3. 14.57 The total maximum cumulative amount that may be awarded to all the related victims of any one primary victim is $100,000.44 This means that the quantum of award to an individual related victim may be significantly reduced if there are multiple related victims eligible in respect of the same act of violence.
  4. 14.58 Moreover, the total maximum cumulative amount available to a pool of related victims can be reduced by an award made for funeral expenses, even if it was made to someone who was not a related victim.45 In preliminary consultations the Commission was told that


    this can operate to significantly decrease the awards received by related victims, due to the rising cost of funeral expenses. Although the pool of assistance can sometimes be exceeded, this can only occur in ‘exceptional circumstances’.46
  5. 14.59 Issues with respect to special financial assistance and awards for distress raise questions about the Act’s ability to symbolically recognise the harm suffered by victims of crime.

Recourse to financial assistance where compensation unavailable from other sources

  1. 14.60 The third stated objective of the Act is to allow victims to have recourse to financial assistance where compensation for the injury cannot be obtained from the offender or other sources.47
  2. 14.61 As discussed in Chapter 2, there are other ways that victims in Victoria can seek compensation or financial assistance following an act of violence. The Act is intended to provide assistance for victims of crime where compensation for their injury cannot be obtained from the offender or other sources.48
  3. 14.62 In support of this objective, the Act therefore expressly provides that where compensation is also obtained from the perpetrator, the person must refund the award.49 However, where compensation is obtained from another source, VOCAT has a discretion whether or not to require refund of the award.50
  4. 14.63 In further support of this objective, the Act also states ‘…the making of an award of assistance does not affect the right of a person to recover from any other person, by civil proceedings, or otherwise, any damages, compensation, assistance or payments of any kind’.51
  5. 14.64 The Act also enables a victim to ‘…assign to the State their right to recover from any other person, by civil proceedings, damages or compensation in respect of the injury or death to which the award relates.’52
  6. 14.65 Money recovered by the state in the exercise of a right assigned to it in accordance with section 51(1) of the Act must be dealt with as follows:
  • an amount equal to the expended amount, or the total money recovered if it is less than the expended amount, must be paid into the Consolidated Fund; and
  • the balance, if any, must be paid to the assignor.53
  1. 14.66 The effect of this is that, where money is recovered by the state, the victim only receives the balance after the costs incurred by the state in recovering the monies are paid into the Consolidated Fund.
  2. 14.67 This ‘offender recovery’ provision in the Act does not go as far as the provisions in the former Criminal Injuries Compensation Act 1983 (Vic) which enabled the tribunal established under that Act to order an offender to refund compensation paid on application of the Director of Public Prosecutions.54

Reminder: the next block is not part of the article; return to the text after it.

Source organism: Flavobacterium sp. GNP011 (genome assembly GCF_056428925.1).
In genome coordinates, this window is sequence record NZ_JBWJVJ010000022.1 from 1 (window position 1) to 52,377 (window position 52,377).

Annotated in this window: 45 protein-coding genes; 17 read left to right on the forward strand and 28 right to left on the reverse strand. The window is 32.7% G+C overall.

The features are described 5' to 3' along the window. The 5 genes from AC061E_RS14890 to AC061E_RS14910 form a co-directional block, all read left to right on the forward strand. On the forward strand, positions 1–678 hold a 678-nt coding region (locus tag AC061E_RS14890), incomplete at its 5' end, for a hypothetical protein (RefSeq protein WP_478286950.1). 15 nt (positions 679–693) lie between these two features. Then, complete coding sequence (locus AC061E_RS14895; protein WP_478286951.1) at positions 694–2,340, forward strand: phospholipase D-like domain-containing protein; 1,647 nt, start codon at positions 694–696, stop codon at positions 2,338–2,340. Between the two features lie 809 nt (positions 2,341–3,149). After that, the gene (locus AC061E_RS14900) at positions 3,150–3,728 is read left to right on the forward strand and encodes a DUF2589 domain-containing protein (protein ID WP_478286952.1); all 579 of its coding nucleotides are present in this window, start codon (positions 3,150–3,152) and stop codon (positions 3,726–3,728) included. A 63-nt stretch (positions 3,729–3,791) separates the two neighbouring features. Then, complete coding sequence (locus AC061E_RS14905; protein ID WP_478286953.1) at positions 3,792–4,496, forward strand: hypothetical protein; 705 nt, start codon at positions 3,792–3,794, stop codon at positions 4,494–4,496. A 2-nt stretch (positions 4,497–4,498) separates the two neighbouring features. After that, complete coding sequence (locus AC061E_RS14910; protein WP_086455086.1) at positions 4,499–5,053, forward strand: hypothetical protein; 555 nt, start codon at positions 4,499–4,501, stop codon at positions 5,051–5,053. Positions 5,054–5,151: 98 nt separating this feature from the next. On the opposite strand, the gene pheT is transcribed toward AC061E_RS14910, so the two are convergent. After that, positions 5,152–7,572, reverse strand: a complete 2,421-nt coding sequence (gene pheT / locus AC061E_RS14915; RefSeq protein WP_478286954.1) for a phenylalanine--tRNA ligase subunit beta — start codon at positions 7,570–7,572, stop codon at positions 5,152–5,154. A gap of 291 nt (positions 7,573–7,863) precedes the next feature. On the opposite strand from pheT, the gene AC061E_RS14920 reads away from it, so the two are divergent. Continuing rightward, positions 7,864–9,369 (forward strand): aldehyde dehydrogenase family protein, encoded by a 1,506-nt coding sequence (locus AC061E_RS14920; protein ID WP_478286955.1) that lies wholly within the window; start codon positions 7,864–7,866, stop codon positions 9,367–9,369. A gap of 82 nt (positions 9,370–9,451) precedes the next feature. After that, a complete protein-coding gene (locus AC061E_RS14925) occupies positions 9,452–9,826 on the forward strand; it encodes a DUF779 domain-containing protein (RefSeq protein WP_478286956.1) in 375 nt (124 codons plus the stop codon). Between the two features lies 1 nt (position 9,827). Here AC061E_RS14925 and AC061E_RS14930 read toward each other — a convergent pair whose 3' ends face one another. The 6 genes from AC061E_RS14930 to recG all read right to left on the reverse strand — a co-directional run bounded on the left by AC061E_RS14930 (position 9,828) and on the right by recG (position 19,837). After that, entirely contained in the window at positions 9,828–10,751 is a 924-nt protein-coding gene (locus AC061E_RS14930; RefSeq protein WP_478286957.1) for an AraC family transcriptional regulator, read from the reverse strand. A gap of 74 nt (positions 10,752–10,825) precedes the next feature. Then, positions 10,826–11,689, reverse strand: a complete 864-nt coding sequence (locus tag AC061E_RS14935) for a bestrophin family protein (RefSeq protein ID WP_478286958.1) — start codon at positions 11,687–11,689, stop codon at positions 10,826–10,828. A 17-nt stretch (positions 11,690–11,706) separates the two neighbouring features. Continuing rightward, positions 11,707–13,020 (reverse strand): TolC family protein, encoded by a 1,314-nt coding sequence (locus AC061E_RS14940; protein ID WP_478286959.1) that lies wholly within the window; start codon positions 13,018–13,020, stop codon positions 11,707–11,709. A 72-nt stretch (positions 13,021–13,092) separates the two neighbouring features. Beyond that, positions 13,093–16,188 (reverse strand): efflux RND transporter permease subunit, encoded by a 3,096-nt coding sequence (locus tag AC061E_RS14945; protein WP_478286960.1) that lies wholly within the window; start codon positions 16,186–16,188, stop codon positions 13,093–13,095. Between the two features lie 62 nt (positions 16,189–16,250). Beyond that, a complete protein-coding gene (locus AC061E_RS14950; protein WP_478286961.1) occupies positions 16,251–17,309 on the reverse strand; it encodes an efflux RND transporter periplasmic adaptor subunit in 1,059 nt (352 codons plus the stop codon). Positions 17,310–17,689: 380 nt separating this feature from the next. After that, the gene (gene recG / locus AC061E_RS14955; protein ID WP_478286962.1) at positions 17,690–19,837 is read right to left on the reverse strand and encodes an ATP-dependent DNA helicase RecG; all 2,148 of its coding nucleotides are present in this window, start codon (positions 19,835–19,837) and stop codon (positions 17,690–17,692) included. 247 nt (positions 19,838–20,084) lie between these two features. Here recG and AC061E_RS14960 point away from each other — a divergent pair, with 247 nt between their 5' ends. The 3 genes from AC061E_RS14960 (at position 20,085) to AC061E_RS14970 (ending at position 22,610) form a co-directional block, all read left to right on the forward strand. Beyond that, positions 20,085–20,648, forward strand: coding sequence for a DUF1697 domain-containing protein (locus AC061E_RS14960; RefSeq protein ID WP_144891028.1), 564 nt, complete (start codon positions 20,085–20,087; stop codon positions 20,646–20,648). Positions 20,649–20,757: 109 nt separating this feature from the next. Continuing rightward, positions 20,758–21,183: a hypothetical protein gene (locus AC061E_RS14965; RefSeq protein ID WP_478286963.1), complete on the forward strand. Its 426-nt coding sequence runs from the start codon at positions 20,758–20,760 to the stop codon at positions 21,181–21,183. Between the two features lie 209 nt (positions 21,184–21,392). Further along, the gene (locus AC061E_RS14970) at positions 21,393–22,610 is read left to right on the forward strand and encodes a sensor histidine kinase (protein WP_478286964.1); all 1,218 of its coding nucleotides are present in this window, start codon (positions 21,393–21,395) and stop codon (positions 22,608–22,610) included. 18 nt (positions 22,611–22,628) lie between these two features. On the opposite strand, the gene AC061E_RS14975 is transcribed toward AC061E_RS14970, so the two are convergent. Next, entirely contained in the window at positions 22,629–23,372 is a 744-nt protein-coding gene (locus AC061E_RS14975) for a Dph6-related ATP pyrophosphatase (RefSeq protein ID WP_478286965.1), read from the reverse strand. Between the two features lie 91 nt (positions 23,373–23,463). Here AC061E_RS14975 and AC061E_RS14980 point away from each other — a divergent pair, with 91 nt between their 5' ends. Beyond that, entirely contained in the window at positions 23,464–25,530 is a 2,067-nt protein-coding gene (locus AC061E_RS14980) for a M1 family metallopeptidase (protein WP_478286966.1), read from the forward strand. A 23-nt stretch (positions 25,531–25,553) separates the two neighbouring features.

3. 14.68 Victoria’s approach under the Act also differs from the approach of other Australian jurisdictions, such New South Wales, where the Commissioner of Victims’ Rights can make a provisional order for restitution against a convicted offender without a victim assigning their rights.55 In New South Wales, an order for restitution made against an offender may be enforced by the Commissioner as if it were an order made in civil proceedings against the offender.56 This is also separate, and in addition to, the offender levy that applies in New South Wales.
  4. 14.69 Underlying Victoria’s approach under the Act is the notion that ‘the offender or other state-funded compensation schemes are primarily responsible for compensation of victims’.57 Indeed, this notion is reflected in the second reading speech to the Act as first enacted, which notes ‘wherever practicable convicted offenders [should] make good the harms caused by their crimes by paying compensation for pain and suffering to the victim as assessed by the courts’.58
  5. 14.70 However, in practice VOCAT has often been the only source of compensation for many victims, rather than being a supplement to other forms of compensation.59 Yet the Act presumes that compensation or financial assistance is available to victims from the offender or other sources.
  6. 14.71 This may be problematic for some victims of crime for whom it may be impractical or unsafe to pursue other avenues of compensation. This is a particular issue for victims of family violence who may have safety concerns in relation to pursuing compensation from the offender, even where the offender has the financial means to fulfil such obligations. These concerns can also affect victims of sexual assault and victims of child abuse.